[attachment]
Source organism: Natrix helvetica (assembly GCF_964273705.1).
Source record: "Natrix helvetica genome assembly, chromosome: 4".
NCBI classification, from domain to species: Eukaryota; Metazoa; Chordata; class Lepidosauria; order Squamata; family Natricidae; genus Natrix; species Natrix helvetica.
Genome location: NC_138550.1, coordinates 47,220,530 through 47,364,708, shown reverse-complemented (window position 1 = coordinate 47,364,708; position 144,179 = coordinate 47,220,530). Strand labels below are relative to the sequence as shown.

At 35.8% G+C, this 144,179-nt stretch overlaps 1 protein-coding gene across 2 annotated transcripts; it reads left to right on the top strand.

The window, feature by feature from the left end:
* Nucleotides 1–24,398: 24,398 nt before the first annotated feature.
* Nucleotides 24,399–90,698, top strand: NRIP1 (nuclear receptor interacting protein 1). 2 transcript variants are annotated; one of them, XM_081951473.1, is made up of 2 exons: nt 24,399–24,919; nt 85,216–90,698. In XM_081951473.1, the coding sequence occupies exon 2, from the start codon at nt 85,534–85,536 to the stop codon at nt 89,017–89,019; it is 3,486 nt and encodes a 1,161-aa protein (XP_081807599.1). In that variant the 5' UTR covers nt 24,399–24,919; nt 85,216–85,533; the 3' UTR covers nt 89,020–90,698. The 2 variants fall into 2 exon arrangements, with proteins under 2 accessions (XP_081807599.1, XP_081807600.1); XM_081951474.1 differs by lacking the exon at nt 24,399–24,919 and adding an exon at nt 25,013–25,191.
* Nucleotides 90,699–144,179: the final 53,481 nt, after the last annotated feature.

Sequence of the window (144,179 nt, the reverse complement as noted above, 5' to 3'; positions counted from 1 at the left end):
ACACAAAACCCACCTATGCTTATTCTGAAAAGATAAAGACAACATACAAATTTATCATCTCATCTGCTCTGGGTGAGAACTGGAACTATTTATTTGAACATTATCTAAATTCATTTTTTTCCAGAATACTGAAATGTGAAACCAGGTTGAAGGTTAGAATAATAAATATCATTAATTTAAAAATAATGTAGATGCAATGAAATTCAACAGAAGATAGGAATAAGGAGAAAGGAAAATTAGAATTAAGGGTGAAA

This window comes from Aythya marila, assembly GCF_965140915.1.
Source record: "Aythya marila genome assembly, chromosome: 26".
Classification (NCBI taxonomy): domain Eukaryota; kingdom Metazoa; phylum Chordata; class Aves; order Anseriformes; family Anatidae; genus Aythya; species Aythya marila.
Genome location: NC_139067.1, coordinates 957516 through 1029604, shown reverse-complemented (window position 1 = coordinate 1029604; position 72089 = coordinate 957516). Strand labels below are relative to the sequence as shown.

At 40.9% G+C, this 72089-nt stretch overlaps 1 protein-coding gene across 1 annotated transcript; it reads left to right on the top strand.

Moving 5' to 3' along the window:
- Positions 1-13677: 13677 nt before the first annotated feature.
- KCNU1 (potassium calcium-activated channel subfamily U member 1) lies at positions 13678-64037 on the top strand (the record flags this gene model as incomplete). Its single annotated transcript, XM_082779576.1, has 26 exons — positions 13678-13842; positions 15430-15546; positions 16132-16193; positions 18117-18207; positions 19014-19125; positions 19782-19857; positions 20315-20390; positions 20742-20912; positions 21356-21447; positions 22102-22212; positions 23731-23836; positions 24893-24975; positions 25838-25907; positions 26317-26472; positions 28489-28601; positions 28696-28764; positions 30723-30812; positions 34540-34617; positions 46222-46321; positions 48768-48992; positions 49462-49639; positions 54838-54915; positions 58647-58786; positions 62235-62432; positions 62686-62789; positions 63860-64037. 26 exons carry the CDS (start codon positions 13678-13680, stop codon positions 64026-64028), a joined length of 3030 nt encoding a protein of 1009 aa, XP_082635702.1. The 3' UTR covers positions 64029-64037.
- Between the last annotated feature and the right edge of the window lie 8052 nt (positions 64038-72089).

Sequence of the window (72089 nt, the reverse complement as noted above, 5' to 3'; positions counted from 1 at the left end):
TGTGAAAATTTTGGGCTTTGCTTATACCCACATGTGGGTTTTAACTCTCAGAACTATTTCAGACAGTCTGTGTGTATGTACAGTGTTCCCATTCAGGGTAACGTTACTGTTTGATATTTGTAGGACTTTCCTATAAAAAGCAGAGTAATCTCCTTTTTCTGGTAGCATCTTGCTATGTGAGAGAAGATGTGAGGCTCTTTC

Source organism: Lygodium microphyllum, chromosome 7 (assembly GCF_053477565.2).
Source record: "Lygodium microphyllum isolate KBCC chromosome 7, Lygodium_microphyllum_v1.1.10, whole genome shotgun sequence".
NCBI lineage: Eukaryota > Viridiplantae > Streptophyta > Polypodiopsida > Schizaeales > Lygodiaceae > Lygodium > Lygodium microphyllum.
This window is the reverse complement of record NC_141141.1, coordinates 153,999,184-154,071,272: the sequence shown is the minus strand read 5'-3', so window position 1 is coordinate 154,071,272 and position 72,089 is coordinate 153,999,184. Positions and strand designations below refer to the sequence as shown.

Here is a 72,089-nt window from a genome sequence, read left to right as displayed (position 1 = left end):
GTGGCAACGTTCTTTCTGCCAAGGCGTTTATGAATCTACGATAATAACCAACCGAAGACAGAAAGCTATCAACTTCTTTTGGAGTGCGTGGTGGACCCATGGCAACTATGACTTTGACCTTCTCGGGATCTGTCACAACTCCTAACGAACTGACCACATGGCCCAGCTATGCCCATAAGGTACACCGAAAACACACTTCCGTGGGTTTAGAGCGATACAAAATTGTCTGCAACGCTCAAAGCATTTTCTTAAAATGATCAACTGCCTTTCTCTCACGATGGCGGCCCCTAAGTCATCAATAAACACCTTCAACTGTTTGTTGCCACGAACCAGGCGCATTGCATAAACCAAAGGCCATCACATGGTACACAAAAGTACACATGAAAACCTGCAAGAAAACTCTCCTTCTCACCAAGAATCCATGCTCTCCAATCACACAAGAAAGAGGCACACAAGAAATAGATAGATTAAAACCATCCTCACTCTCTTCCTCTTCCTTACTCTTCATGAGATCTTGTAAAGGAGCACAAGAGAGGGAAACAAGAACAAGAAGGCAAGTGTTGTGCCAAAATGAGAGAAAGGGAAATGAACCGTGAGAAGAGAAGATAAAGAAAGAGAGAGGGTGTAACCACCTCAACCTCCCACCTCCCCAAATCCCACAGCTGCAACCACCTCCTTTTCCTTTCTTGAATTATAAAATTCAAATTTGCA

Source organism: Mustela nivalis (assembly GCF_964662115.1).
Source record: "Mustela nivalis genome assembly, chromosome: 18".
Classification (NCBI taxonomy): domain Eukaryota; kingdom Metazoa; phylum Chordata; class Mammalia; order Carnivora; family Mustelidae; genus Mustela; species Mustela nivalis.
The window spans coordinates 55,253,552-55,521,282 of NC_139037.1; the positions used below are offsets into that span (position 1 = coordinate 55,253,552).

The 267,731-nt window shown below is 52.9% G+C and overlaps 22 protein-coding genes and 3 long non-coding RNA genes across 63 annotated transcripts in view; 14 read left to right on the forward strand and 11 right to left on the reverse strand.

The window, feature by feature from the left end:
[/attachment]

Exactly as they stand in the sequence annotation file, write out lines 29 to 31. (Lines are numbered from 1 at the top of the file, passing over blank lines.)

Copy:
Source organism: Mustela nivalis (assembly GCF_964662115.1).
Source record: "Mustela nivalis genome assembly, chromosome: 18".
Classification (NCBI taxonomy): domain Eukaryota; kingdom Metazoa; phylum Chordata; class Mammalia; order Carnivora; family Mustelidae; genus Mustela; species Mustela nivalis.